June 1, 2021  |  

Highly sensitive, non-invasive detection of colorectal cancer mutations using single molecule, third generation sequencing.

Colorectal cancer (CRC) represents one of the most prevalent and lethal malignant neoplasms and every individual of age 50 and above should undergo regular CRC screening. Currently, the most effective procedure to detect adenomas, the precursors to CRC, is colonoscopy, which reduces CRC incidence by 80%. However, it is an invasive approach that is unpleasant for the patient, expensive, and poses some risk of complications such as colon perforation. A non-invasive screening approach with detection rates comparable to those of colonoscopy has not yet been established. The current study applies Pacific Biosciences third generation, single molecule sequencing to the inspection of CRC-driving mutations. Our approach combines the screening power and the extremely high accuracy of circular consensus (CCS) third generation sequencing with the non-invasiveness of using stool DNA to detect CRC-associated mutations present at extremely low frequencies and establishes a foundation for a non-invasive, highly sensitive assay to screen the population for CRC and early stage adenomas. We performed a series of experiments using a pool of fifteen amplicons covering the genes most frequently mutated in CRC (APC, Beta Catenin, KRAS, BRAF, and TP53), ensuring a theoretical screening coverage of over 97% for both CRC and adenomas. The assay was able to detect mutations in DNA isolated from stool samples from patients diagnosed with CRC at frequencies below 0.5 % with no false positives. The mutations were then confirmed by sequencing DNA isolated from the excised tumor samples. Our assay should be sensitive enough to allow the early identification of adenomatous polyps using stool DNA as analyte. In conclusion, we have developed an assay to detect mutations in the genes associated with CRC and adenomas using Pacific Biosciences RS Single Molecule, Real Time Circular Consensus Sequencing (SMRT-CCS). With no systematic bias and a much higher raw base-calling quality (CCS) compared to other sequencing methods, the assay was able to detect mutations in stool DNA at frequencies below 0.5 % with no false positives. This level of sensitivity should be sufficient to allow the detection of most adenomatous polyps using stool DNA as analyte, a feature that would make our approach the first non-invasive assay with a sensitivity comparable to that of colonoscopy and a strong candidate for the non-invasive preventive CRC screening of the general population.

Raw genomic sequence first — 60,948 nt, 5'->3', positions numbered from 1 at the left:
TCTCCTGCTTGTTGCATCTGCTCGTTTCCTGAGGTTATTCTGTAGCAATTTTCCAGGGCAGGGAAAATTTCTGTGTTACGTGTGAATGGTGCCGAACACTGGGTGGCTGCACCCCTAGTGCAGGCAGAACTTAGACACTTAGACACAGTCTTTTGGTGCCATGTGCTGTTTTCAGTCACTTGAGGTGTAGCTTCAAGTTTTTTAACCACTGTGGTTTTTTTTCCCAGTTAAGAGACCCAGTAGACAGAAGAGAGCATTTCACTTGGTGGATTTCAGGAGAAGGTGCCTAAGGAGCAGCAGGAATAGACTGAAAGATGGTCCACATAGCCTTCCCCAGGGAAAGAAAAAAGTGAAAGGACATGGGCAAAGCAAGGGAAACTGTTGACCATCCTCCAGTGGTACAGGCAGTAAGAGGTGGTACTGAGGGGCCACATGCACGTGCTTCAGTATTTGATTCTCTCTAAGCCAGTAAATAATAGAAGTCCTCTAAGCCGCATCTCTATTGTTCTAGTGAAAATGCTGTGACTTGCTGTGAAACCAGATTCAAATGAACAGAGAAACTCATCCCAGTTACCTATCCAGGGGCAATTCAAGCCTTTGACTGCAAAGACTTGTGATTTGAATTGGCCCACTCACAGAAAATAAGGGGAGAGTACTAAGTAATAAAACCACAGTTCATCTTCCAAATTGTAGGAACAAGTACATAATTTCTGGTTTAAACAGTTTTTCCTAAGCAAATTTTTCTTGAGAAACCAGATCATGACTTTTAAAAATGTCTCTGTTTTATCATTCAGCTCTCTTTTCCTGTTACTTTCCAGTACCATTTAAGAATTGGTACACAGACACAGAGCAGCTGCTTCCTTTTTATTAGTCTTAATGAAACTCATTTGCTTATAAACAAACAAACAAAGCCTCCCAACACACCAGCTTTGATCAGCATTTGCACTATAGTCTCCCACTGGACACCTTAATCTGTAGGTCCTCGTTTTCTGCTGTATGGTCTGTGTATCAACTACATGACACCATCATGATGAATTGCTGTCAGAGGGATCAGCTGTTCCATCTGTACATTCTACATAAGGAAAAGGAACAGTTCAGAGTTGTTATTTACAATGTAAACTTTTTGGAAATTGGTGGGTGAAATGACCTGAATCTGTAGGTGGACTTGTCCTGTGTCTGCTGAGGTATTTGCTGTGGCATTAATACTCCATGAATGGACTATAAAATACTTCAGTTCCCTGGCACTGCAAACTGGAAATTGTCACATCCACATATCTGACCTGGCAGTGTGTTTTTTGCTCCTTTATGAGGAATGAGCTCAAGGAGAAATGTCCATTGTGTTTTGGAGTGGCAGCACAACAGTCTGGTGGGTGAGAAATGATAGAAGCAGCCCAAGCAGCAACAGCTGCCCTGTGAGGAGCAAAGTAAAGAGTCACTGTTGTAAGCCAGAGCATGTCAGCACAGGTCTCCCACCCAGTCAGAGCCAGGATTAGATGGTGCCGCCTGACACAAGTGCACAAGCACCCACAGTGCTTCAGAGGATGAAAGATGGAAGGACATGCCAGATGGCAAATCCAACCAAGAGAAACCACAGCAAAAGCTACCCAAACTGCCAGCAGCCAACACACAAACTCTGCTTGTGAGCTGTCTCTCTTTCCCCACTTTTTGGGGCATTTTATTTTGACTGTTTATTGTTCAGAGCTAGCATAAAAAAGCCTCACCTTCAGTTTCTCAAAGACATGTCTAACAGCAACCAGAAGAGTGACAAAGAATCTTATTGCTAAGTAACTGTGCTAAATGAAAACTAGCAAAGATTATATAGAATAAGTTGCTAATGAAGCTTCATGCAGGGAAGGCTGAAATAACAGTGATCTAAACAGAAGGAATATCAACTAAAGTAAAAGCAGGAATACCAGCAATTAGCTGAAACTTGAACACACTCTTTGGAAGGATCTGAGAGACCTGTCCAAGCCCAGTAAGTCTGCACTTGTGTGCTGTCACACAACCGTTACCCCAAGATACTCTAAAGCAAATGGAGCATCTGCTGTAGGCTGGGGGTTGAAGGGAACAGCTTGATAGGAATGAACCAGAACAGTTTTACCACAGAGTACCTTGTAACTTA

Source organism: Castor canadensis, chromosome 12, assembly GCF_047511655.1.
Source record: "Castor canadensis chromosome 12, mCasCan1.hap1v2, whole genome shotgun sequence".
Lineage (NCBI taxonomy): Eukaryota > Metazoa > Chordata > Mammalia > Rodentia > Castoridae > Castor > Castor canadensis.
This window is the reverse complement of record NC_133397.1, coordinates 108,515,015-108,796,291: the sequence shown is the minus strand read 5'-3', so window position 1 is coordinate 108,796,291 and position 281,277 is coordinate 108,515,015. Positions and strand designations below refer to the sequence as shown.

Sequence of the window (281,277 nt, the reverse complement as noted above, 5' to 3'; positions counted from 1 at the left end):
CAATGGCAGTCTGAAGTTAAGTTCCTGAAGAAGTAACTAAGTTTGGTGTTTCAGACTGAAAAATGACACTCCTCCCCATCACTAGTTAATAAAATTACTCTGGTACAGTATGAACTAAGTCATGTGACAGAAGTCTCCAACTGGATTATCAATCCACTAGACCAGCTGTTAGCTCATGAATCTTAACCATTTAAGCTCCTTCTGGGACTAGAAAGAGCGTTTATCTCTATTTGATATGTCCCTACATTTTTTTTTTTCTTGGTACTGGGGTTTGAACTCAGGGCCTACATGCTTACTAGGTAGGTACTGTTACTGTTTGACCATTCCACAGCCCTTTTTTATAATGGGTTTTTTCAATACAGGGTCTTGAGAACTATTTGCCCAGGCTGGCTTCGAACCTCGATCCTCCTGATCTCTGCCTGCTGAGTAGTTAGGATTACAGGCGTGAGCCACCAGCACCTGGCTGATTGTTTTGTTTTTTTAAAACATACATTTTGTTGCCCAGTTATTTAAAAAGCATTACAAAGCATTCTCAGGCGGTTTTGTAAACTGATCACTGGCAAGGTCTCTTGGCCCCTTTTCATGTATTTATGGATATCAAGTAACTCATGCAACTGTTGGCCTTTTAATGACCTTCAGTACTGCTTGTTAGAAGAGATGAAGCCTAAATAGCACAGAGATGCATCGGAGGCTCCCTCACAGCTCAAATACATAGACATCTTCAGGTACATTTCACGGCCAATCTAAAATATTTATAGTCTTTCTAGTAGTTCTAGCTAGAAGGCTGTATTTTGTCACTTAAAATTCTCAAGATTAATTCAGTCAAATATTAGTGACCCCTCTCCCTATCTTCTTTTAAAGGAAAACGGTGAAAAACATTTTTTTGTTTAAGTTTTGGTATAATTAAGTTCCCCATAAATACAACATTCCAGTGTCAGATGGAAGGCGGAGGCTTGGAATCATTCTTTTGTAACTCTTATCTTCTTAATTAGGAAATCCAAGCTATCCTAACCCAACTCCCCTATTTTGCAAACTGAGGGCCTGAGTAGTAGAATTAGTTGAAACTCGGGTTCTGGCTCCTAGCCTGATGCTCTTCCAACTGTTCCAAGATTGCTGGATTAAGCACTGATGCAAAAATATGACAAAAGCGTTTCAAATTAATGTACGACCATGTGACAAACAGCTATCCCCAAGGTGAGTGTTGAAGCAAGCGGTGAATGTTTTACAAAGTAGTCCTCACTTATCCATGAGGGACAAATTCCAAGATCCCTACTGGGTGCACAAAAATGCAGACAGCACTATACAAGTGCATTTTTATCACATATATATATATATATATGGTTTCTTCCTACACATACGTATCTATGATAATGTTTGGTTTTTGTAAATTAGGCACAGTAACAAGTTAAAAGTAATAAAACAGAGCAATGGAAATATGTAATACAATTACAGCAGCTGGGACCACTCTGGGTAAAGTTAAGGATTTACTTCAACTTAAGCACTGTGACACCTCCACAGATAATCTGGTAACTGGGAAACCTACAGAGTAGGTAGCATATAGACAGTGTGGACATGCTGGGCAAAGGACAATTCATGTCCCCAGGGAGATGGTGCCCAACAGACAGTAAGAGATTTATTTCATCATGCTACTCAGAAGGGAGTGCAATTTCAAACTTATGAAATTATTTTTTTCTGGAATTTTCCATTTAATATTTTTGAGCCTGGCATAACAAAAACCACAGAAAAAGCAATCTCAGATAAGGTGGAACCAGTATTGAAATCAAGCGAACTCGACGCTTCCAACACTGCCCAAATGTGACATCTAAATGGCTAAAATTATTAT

April 21, 2020  |  

Enrichment of oral microbiota in early cystic precursors to invasive pancreatic cancer.